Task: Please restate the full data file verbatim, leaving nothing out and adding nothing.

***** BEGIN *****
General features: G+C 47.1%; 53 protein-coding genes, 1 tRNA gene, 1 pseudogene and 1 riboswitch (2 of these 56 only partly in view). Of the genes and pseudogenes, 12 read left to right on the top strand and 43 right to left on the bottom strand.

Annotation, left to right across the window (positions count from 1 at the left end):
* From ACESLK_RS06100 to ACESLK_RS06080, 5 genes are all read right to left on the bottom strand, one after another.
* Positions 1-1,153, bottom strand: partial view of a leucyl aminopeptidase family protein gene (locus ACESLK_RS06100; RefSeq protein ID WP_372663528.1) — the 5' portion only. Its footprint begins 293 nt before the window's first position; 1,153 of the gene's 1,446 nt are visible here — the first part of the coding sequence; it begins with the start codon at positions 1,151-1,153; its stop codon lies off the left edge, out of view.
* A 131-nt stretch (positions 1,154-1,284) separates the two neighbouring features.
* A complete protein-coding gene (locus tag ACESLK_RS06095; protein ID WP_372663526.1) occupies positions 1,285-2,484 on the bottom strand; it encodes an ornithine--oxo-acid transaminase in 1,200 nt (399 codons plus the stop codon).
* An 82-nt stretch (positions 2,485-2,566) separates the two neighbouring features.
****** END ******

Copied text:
General features: G+C 47.1%; 53 protein-coding genes, 1 tRNA gene, 1 pseudogene and 1 riboswitch (2 of these 56 only partly in view). Of the genes and pseudogenes, 12 read left to right on the top strand and 43 right to left on the bottom strand.

Annotation, left to right across the window (positions count from 1 at the left end):
* From ACESLK_RS06100 to ACESLK_RS06080, 5 genes are all read right to left on the bottom strand, one after another.
* Positions 1-1,153, bottom strand: partial view of a leucyl aminopeptidase family protein gene (locus ACESLK_RS06100; RefSeq protein ID WP_372663528.1) — the 5' portion only. Its footprint begins 293 nt before the window's first position; 1,153 of the gene's 1,446 nt are visible here — the first part of the coding sequence; it begins with the start codon at positions 1,151-1,153; its stop codon lies off the left edge, out of view.
* A 131-nt stretch (positions 1,154-1,284) separates the two neighbouring features.
* A complete protein-coding gene (locus tag ACESLK_RS06095; protein ID WP_372663526.1) occupies positions 1,285-2,484 on the bottom strand; it encodes an ornithine--oxo-acid transaminase in 1,200 nt (399 codons plus the stop codon).
* An 82-nt stretch (positions 2,485-2,566) separates the two neighbouring features.